FIA president Jean Todt believes it would be “very good” for Formula 1 to race at Indianapolis once again.
The Indianapolis Motor Speedway is of course most famous for its hosting of the Indy 500, with the 104th staging of it taking place on Sunday, but Formula 1 also used to call the circuit home for its United States Grand Prix.
Michael Schumacher won five of the eight United States GPs held at Indianapolis between 2000-2007, though the venue will probably always be best known for that infamous 2005 United States Grand Prix where all the Michelin runners withdrew before the start on safety grounds, leaving only Ferrari, Jordan and Minardi to take part.
But 15 years later Todt is a VIP guest at the 2020 Indy500 and was chauffeured around the paddock by the track’s owner Roger Penske in a golf cart.
So, it would be no surprise if a rekindling of the Indianapolis/Formula 1 relationship had been discussed.
Asked by Motorsport.com if the FIA would support F1’s return to Indianapolis, Todt said: “Well you know the responsibility of the calendar is with the commercial rights holder, but clearly Indianapolis has all the ingredients of a Formula 1 venue, all the facilities.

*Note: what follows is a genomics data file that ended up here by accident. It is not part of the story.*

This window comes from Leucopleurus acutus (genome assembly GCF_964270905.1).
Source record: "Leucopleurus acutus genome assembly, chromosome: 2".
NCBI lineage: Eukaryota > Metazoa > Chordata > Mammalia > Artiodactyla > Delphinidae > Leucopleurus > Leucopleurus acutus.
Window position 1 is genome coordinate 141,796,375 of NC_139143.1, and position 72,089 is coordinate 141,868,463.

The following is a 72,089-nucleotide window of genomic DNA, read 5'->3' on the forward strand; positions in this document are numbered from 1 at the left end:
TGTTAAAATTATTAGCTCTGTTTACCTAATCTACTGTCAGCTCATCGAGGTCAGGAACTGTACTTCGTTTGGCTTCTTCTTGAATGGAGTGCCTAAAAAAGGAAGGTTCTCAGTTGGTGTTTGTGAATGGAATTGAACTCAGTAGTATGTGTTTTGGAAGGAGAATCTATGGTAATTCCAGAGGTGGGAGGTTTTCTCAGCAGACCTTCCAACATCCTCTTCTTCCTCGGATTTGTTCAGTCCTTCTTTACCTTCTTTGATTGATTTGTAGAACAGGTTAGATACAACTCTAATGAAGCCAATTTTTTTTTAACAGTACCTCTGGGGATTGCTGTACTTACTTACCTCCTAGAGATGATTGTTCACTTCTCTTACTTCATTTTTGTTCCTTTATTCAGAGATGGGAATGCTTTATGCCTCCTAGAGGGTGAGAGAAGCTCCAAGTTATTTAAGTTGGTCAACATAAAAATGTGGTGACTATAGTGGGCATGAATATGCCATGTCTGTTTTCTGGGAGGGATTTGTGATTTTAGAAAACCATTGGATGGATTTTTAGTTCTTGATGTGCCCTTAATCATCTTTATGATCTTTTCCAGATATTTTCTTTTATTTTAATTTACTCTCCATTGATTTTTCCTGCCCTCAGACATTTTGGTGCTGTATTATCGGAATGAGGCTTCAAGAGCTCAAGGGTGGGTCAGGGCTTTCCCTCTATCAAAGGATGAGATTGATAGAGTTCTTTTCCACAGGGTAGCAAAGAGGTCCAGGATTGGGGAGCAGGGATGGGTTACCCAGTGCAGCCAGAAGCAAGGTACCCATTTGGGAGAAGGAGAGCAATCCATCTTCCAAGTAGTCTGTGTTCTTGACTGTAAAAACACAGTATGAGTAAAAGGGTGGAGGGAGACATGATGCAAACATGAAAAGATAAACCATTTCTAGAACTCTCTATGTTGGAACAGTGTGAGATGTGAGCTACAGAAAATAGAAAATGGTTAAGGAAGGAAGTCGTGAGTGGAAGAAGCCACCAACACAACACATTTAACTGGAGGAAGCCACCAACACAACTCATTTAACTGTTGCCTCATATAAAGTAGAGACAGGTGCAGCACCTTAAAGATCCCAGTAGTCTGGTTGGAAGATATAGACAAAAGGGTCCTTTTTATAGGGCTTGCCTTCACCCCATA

“Roger Penske and his group have taken the lead, and I was very impressed with what I saw this morning. All the improvements have been done in a very short time; Roger has already achieved quite a lot with facilities that were already very impressive.
“Indianapolis is a kind of Silicon Valley of motor racing in the U.S. so of course if the Formula 1 commission proposed to have a race at Indianapolis it would be very good for Formula 1.”
The only thing between them and glory is 500 miles. And each other.
— NTT INDYCAR SERIES (@IndyCar) August 21, 2020
IndyCar, like Formula 1 have been able to get their respective seasons started during the COVID-19 pandemic, and so far Formula 1 has reported only one positive case within the paddock, that being Racing Point’s Sergio Perez, whilst the figure is zero for IndyCar.
And Todt was quick to praise all motorsport series that have returned for their efforts.
“I think it’s remarkable and commendable to see all the efforts that have been done in different championships – in Formula 1, in Formula E, in endurance, in IndyCar and all motorsport categories – to make motor racing alive again at this time,” he said.
“The easy solution would be to wait until life is back to normal, but we don’t know when it will be. So it’s essential to restart and I commend all the work that has been done, including of course at Indianapolis.”